The light pollution filter seems to have completely neutralized the amber tint. I still think that the light from Los Angeles was too intense to really start to get some of the faintest nebula detail from the constellation Orion, but it’s neat to see how the filter removes the amber glow.

More Samples Made with the Hoya Red Intensifier Filter

I continued to shoot for the rest of the night with the Red Intensifier filter installed. Overall I’m very happy with how much staturation is apparent across the sky. Nebula are colorful, airglow (the green glow) is saturated and the bright light pollution on the horizon seemed greatly diminished from what I am typically familiar with at Trona Pinnacles. Here are a few more examples made with the filter installed:

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DSC00752-Edit

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LrMobile1604-2016-122360088312715984

Conclusions and Verdict

The results of using the Hoya Red Intensifier on the night sky is subtle but tangible. I very much prefer the results with the filter installed. I never thought I’d find myself thinking a filter as being essential for astrophotography but I think I’m going to keep using one on all my lenses. It’s cheap, it reduces light pollution, it works. Highly Recommended!

Hoya Red Intensifier Pros:

  • Greatly reduces the effect of light pollution, neutralizes yellow tinge from Sodium lamps
  • Affordable
  • Available in most common filter thread sizes (49mm-77mm)

Hoya Red Intensifier Cons:

  • Does not appear to have any anti-reflective coating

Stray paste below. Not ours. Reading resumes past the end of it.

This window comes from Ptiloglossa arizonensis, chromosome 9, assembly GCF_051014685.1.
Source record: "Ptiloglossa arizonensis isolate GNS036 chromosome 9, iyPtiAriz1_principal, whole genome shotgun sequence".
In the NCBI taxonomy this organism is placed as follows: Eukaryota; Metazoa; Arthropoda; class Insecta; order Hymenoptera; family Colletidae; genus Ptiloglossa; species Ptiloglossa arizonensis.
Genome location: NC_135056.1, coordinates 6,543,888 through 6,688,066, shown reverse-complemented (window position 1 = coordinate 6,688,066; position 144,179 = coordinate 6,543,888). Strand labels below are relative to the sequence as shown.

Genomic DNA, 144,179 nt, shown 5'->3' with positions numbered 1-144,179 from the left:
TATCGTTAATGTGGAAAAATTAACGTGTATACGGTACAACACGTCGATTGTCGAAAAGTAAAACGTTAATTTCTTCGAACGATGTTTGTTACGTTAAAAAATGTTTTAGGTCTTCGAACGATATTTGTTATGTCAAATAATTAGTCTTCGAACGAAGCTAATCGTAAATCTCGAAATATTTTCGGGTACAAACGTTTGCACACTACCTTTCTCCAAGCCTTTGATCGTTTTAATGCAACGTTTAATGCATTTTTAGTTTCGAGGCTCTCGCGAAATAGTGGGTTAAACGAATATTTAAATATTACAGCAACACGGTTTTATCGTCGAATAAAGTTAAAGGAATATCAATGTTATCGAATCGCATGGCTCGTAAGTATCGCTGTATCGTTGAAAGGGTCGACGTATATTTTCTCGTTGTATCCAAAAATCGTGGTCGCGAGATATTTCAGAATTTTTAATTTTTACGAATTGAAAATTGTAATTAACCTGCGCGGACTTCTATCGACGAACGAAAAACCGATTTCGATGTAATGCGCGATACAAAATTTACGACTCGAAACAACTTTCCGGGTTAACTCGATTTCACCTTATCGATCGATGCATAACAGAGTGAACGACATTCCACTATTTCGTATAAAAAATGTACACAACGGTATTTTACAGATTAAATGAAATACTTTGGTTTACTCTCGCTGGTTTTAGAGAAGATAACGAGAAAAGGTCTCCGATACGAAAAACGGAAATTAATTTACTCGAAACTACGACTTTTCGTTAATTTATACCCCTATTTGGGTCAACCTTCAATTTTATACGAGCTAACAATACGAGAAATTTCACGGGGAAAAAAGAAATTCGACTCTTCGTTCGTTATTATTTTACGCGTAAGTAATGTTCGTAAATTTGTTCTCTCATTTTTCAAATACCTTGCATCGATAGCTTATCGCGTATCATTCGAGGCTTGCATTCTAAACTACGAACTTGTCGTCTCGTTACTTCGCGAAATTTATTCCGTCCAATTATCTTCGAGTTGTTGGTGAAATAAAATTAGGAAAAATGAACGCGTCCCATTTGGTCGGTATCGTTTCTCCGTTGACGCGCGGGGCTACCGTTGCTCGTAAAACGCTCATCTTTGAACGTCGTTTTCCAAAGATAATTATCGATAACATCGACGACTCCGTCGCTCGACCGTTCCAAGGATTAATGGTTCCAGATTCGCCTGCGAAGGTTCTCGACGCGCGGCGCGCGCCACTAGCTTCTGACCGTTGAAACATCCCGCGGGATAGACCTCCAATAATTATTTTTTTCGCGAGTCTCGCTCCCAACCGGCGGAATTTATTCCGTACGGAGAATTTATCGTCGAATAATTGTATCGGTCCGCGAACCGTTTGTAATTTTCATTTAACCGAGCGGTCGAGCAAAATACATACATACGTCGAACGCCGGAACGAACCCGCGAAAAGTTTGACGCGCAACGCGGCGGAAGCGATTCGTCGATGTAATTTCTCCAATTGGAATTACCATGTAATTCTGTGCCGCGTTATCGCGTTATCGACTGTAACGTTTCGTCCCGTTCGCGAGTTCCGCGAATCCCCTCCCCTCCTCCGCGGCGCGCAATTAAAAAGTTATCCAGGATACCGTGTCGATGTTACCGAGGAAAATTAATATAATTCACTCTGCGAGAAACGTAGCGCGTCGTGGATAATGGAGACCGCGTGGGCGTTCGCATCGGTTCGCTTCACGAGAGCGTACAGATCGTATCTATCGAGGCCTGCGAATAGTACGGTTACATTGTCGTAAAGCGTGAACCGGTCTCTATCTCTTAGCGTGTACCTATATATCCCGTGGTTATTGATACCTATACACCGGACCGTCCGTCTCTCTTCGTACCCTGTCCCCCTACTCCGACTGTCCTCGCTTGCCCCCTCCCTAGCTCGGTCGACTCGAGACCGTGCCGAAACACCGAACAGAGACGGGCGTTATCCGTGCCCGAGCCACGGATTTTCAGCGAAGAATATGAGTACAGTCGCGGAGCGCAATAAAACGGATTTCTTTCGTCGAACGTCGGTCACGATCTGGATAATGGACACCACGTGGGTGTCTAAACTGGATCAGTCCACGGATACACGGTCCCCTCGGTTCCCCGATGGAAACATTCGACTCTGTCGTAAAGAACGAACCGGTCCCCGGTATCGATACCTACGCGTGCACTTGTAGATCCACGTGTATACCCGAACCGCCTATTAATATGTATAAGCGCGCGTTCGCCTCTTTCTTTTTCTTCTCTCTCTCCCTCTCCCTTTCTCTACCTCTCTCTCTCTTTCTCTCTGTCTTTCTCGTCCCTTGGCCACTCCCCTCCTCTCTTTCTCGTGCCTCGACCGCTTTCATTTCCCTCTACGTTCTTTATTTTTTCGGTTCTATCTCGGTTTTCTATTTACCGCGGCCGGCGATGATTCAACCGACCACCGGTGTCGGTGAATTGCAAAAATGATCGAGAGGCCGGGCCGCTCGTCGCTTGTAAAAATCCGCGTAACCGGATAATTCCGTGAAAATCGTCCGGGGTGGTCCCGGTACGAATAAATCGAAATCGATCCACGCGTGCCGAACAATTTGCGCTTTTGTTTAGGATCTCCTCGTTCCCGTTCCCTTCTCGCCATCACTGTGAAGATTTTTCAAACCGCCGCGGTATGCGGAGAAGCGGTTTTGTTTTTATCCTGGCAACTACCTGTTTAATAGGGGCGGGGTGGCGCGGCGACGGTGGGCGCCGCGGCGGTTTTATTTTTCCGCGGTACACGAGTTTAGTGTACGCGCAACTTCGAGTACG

• No square version available for filter systems
  • Reduces some light transmission

Hoya Red Intensifier Verdict:
Highly Recommended! (5/5)

Where to Buy

I personally buy almost all of my equipment through B&H or Amazon. They have excellent return policies and have the lowest prices anywhere online. If you are considering buying this lens or any equipment for that matter, consider buying through the links on this page. You won’t pay anything extra but Lonely Speck will receive a small commission (usually 2-4%) to help run the website. Here’s the list of gear used on this review. Use these links to help us out:

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Believe it or not, Lonely Speck is a full-time job. It’s been an amazing experience for us to see a community develop around learning astrophotography and we’re so happy to be a small part of it. I have learned that amazing things happen when you ask for help so remember that we are always here for you. If you have any questions about photography or just want to share a story, contact us! If you find the articles here helpful, consider helping us out with a donation.

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Thanks so much for being a part of our astrophotography adventure.

-Ian

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Ian Norman

Creator at Lonely Speck
Ian Norman, co-founder and creator of The Photon Collective and Lonely Speck. Ian is a full time traveler, photographer and entrepreneur. In February 2013, he called it quits on his 9-to-5 to pursue a lifestyle of photography. Follow Ian's photography adventures on Instagram.

81 Responses

  1. John Q December 1, 2016 / 12:33 pm

    Should I remove the UV protective filter before us this filter?

    • Ian Norman December 1, 2016 / 12:57 pm

      Yes, I would recommend removing a UV filter before using the intensifier.

  2. Marco Lanciani September 26, 2016 / 3:37 am

    Hi Ian,
    thank you, very interesting article.
    That you know of, are there solutions for lenses like the nikkor fisheye 10.5 2.8 DX, which uses rear filters?